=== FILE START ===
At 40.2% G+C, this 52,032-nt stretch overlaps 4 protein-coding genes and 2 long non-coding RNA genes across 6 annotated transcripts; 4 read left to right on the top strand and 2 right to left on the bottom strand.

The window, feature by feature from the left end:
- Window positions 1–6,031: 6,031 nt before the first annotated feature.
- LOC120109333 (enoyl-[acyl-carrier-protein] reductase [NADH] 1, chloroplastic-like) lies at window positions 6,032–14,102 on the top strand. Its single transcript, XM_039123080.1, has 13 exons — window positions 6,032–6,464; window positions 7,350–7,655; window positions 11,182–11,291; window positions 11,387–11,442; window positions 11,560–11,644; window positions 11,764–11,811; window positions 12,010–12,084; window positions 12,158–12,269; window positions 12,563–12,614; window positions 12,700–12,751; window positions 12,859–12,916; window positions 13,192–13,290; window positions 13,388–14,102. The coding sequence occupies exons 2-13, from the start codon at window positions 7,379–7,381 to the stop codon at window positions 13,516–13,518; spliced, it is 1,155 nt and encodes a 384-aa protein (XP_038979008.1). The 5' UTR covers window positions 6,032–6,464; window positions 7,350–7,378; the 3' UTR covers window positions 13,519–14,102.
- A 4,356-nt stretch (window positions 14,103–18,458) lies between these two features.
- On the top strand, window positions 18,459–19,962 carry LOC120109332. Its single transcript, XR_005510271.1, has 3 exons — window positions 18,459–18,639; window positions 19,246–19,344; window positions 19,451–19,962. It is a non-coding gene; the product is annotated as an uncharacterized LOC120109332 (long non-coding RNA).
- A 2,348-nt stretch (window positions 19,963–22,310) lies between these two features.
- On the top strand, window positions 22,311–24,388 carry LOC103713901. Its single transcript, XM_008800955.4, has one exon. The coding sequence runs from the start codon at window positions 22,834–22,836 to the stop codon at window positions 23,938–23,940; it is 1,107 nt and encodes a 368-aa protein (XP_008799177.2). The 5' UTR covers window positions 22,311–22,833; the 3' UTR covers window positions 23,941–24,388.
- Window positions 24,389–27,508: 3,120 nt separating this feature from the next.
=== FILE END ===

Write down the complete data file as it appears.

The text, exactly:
At 40.2% G+C, this 52,032-nt stretch overlaps 4 protein-coding genes and 2 long non-coding RNA genes across 6 annotated transcripts; 4 read left to right on the top strand and 2 right to left on the bottom strand.

The window, feature by feature from the left end:
- Window positions 1–6,031: 6,031 nt before the first annotated feature.
- LOC120109333 (enoyl-[acyl-carrier-protein] reductase [NADH] 1, chloroplastic-like) lies at window positions 6,032–14,102 on the top strand. Its single transcript, XM_039123080.1, has 13 exons — window positions 6,032–6,464; window positions 7,350–7,655; window positions 11,182–11,291; window positions 11,387–11,442; window positions 11,560–11,644; window positions 11,764–11,811; window positions 12,010–12,084; window positions 12,158–12,269; window positions 12,563–12,614; window positions 12,700–12,751; window positions 12,859–12,916; window positions 13,192–13,290; window positions 13,388–14,102. The coding sequence occupies exons 2-13, from the start codon at window positions 7,379–7,381 to the stop codon at window positions 13,516–13,518; spliced, it is 1,155 nt and encodes a 384-aa protein (XP_038979008.1). The 5' UTR covers window positions 6,032–6,464; window positions 7,350–7,378; the 3' UTR covers window positions 13,519–14,102.
- A 4,356-nt stretch (window positions 14,103–18,458) lies between these two features.
- On the top strand, window positions 18,459–19,962 carry LOC120109332. Its single transcript, XR_005510271.1, has 3 exons — window positions 18,459–18,639; window positions 19,246–19,344; window positions 19,451–19,962. It is a non-coding gene; the product is annotated as an uncharacterized LOC120109332 (long non-coding RNA).
- A 2,348-nt stretch (window positions 19,963–22,310) lies between these two features.
- On the top strand, window positions 22,311–24,388 carry LOC103713901. Its single transcript, XM_008800955.4, has one exon. The coding sequence runs from the start codon at window positions 22,834–22,836 to the stop codon at window positions 23,938–23,940; it is 1,107 nt and encodes a 368-aa protein (XP_008799177.2). The 5' UTR covers window positions 22,311–22,833; the 3' UTR covers window positions 23,941–24,388.
- Window positions 24,389–27,508: 3,120 nt separating this feature from the next.